VATICAN CITY, September 17, 2014 – The “revolution” of Pope Francis in ecclesiastical governance is not losing its driving thrust. And so, as happens in every self-respecting revolution, the heads continue to roll for churchmen seen as deserving this metaphorical guillotine. In his first months as bishop of Rome, pope Bergoglio immediately provided for the transfer to lower-ranking positions of three prominent curial figures: Cardinal Mauro Piacenza, Archbishop Guido Pozzo, and Bishop Giuseppe Sciacca, considered for their theological and liturgical sensibilities among the most “Ratzingerian” of the Roman curia. Another whose fate appears to be sealed is the Spanish archbishop of Opus Dei Celso Morga Iruzubieta, secretary of the congregation for the clergy, destined to leave Rome for an Iberian diocese not of the first rank. But now an even more eminent decapitation seems to be on the way. The next victim would in fact be the United States cardinal Raymond Leo Burke, who from being prefect of the supreme tribunal of the apostolic signatura would not be promoted – as some are fantasizing in the blogosphere – to the difficult but prestigious see of Chicago, but rather demoted to the pompous – but ecclesiastically very modest – title of “cardinal patron” of the Sovereign Military Order of Malta, replacing the current head, Paolo Sardi, who recently turned 80.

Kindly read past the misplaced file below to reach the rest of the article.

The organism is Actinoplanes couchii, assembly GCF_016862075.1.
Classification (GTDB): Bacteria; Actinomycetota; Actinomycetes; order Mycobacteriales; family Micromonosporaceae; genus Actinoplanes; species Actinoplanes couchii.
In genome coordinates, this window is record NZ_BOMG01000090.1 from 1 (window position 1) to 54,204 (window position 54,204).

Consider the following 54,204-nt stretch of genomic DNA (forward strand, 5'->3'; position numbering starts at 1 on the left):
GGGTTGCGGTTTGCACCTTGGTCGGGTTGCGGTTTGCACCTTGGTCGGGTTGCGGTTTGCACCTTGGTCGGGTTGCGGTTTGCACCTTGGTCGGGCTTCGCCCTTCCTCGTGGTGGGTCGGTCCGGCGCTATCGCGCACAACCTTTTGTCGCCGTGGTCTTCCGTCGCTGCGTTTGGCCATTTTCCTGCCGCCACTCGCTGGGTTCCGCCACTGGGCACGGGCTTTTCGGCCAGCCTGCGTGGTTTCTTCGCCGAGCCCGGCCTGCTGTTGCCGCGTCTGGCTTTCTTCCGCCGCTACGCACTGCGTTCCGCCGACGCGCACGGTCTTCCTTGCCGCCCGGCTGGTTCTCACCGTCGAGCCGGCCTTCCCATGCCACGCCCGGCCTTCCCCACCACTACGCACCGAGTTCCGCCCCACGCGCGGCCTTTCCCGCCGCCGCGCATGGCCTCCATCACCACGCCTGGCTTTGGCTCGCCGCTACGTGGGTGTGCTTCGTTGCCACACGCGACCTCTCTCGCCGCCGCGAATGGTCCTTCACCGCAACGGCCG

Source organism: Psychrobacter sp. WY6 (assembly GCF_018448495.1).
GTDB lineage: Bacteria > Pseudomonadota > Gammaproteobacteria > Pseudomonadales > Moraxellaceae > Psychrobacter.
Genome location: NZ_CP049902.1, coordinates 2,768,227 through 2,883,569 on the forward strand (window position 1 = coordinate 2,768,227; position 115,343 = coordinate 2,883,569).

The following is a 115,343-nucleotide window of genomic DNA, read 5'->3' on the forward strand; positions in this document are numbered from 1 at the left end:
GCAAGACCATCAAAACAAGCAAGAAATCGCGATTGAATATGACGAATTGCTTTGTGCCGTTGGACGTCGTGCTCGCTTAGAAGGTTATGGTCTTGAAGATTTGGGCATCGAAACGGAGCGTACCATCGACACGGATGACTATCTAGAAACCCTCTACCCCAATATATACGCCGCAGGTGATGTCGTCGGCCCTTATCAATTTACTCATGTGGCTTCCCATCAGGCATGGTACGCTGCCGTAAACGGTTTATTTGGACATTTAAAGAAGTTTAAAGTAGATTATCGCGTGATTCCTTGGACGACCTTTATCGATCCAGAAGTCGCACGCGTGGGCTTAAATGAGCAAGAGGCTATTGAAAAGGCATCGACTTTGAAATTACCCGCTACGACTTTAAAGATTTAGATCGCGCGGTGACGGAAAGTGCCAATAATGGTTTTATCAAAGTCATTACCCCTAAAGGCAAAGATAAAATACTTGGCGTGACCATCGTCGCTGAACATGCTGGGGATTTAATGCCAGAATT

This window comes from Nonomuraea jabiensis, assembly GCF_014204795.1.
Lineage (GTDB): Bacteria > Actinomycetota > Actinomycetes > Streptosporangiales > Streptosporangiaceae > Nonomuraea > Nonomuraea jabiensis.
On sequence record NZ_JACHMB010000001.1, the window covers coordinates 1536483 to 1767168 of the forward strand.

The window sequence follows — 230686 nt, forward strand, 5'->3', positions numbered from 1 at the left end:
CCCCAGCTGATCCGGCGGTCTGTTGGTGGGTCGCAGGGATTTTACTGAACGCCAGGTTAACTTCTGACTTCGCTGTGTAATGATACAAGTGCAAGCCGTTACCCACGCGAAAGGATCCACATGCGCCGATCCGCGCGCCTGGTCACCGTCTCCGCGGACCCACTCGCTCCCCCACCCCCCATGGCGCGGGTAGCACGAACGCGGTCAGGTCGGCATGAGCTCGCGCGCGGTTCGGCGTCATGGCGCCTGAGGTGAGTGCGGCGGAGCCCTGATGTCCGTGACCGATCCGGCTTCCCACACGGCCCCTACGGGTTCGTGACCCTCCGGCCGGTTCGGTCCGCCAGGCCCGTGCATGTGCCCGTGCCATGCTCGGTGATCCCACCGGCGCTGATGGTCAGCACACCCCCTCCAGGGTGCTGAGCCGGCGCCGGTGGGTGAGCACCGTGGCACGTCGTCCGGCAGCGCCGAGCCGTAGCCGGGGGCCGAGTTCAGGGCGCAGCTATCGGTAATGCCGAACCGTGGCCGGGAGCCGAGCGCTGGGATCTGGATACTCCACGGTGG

If confirmed, Burke’s exile would be even more drastic than the one inflicted on Cardinal Piacenza, who, transferred from the important congregation for the clergy to the marginal apostolic penitentiary, nevertheless remained in the leadership of a curial dicastery. With the shakeup on the way, Burke would instead be completely removed from the curia and employed in a purely honorary position without any influence on the governance of the universal Church. This would be a move that seems to have no precedent. In the past, in fact, the title of “cardinalis patronus” of the knights of Malta, in existence since 1961, like the previous one of Grand Prior of Rome, has always been assigned to the highest ranking cardinals as an extra position in addition to the main one. This is what was done with cardinals Mariano Rampolla del Tindaro (appointed Grand Prior in 1896 while remaining secretary of state), Gaetano Bisleti (at the same time prefect of the congregation for Catholic education), Gennaro Granito Pignatelli (cardinal dean and bishop of Albano), Nicola Canali (governor of Vatican City), Paolo Giobbe (leader of the apostolic dataria), Paul-Pierre Philippe (until the age of 75 also prefect of the congregation for the Oriental Churches), Sebastiano Baggio (removed from the congregation for bishops but kept on as governor of Vatican City and camerlengo), Pio Laghi (until the age of 77 also prefect of the congregation for Catholic education).

Two separate cases are those of Cardinal Giacomo Violardo, who succeeded the 89-year-old Giobbe as patron at the age of 71, two months after receiving the scarlet at the end of long service in the curia, and of the outgoing Sardi, appointed pro-patron in 2009 at the age of 75 and made cardinal in 2010 after having been for many years the head of the office that writes pontifical documents. Above all, Sardi’s retirement would not be a compulsory act, since the age limit of 80 does not apply to positions outside of the curia. And in fact, with the exception of Paulo Giobbe, all of the aforementioned cardinal patrons went on to a better life “durante munere.”